Woman aboard fatal Flight 1380 sues Southwest Airlines, GE; Passenger was partially sucked out of plane

By Nicholas Malfitano | Jul 11, 2018

PHILADELPHIA – A woman aboard a Southwest Airlines flight last spring during which one passenger was partially sucked out of the plane, eventually leading to her death and precipitating an emergency landing to take place at Philadelphia International Airport, has sued the airline and the plane’s manufacturers for damages.


Southwest Airlines  

PHILADELPHIA – A woman aboard a Southwest Airlines flight last spring during which one passenger was partially sucked out of the plane, eventually leading to her death and precipitating an emergency landing to take place at Philadelphia International Airport, has sued the airline and the plane’s manufacturers for damages.

Laurie Rogers of Oklahoma filed suit in the U.S. District Court for the Eastern District of Pennsylvania on June 29 versus Southwest Airlines of Dallas, General Electric Company of Boston, Safran S.A. of Paris, France and CFM International, Inc. of Irving, Texas.

According to the lawsuit, on April 17, Rogers was a passenger on Southwest Airlines Flight 1380, which left LaGuardia Airport in New York City en route to Dallas.

“Approximately 20 minutes after Flight 1380 took off and was flying in the airspace over the Commonwealth of Pennsylvania, the left CFM56-7B engine suffered a catastrophic uncontained failure of a fan blade causing unexpected and sudden pitch and/or bank movements of the aircraft and a resulting controlled rapid emergency decent. Debris from the uncontained engine failure struck the aircraft’s fuselage and shattered a passenger’s window causing rapid depressurization,” the suit states.

Rogers alleges that the engine failure and breaking of the plane window caused “rapid depressurization, severe vibrations, and the cabin environment to become a whirlwind of airflow and airborne debris” which struck her and obstructed her breathing, placing her “within the zone of danger.”

“[Rogers] experienced physical impact from the gyrations and abrupt movements of the aircraft and the rapid depressurization and environmental conditions within the cabin, suffered physical injury to her ears due to the rapid depressurization, was aware that one passenger had been partially ejected from the aircraft and had been severely or fatally injured, and was otherwise placed in immediate risk of physical harm. This environment exacerbated Ms. Rogers panic and horror and in the midst of the violent conditions within the cabin,” the complaint reads.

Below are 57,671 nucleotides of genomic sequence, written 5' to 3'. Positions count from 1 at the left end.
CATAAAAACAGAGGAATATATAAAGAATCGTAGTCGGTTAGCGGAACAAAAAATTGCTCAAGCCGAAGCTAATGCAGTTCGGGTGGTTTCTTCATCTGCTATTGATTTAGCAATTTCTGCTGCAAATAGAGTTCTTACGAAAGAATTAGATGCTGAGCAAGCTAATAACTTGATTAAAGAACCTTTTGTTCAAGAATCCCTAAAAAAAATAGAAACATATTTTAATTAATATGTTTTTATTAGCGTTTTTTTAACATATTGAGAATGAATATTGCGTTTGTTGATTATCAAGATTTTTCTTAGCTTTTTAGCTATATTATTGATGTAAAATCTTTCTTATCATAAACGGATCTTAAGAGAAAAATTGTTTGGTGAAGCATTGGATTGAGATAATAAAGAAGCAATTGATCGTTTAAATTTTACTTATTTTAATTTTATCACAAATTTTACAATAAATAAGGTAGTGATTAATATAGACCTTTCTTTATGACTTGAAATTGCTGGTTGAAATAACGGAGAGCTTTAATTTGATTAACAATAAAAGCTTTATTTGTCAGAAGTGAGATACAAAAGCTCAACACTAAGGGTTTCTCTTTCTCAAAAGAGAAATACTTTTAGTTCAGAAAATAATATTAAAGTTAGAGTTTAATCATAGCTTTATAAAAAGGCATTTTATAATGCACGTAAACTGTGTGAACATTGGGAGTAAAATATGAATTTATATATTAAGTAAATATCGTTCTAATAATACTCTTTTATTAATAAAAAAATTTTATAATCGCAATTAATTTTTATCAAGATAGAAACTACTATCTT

Due to these catastrophic events, Flight 1380 was diverted to Philadelphia International Airport where it made an emergency landing and passengers left the airplane – and Rogers claimed the plane’s passengers were “encountered by a team of people actually or ostensibly working on behalf of Southwest [Airlines] whose questions and treatment of passengers revealed a failure to account for the shock that these innocent victims were experiencing.”

The passenger who had been partially ejected from the plane through its broken window, 43-year-old Jennifer Riordan, was removed from the aircraft alive and in critical condition, but later pronounced dead at an area hospital.

The suit explains that photographs of the failed left engine that were taken and published by news reports revealed “a missing fan blade with reports that the fracture surfaces showed signs of metal fatigue," a very similar circumstance to an earlier incident that had taken place on Southwest Airlines Flight 3472 in August 2016.

“As a direct and proximate cause of the traumatic events that befell Flight 1380, plaintiff Laurie Rogers suffered and continues to suffer, severe personal injuries including but not limited to: Physical injury to her ears and inner ear structures, vertigo, post-traumatic stress disorder, anxiety, emotional distress, depression, personal injuries to her body including the physical manifestations of the emotional and mental trauma she experienced and continues to suffer,” the suit says.

Rogers alleges the defendants failed to properly inspect the plane for mechanical defects and ensure that it was safe for air travel, in the process risking the lives of all of the plane’s passengers.

Rogers’ litigation follows the lawsuit filed in the same court by fellow passenger Lila Chavez, which claims she suffered post-traumatic stress disorder in the aftermath of the incident.      

For counts of negligence, breach of contract and warranties, strict liability, breach of express and implied warranties and willful, wanton and outrageous conduct, the plaintiff is seeking damages for the full amount permitted by law including compensatory damages and punitive damages in light of the facts, law and evidence, and also seeks any and all interest, costs and attorney’s fees allowable, in addition to a trial by jury.

The plaintiff is represented by Bradley J. Stoll of Katzman Lampert & Stoll, in Wayne.

The defendants have not yet secured legal counsel, according to court records.

U.S. District Court for the Eastern District of Pennsylvania case 2:18-cv-02778

From the Pennsylvania Record: Reach Courts Reporter Nicholas Malfitano at nickpennrecord@gmail.com

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Organizations in this Story

General Electric Katzman, Lampert & Stoll Safran Southwest Airlines Co.

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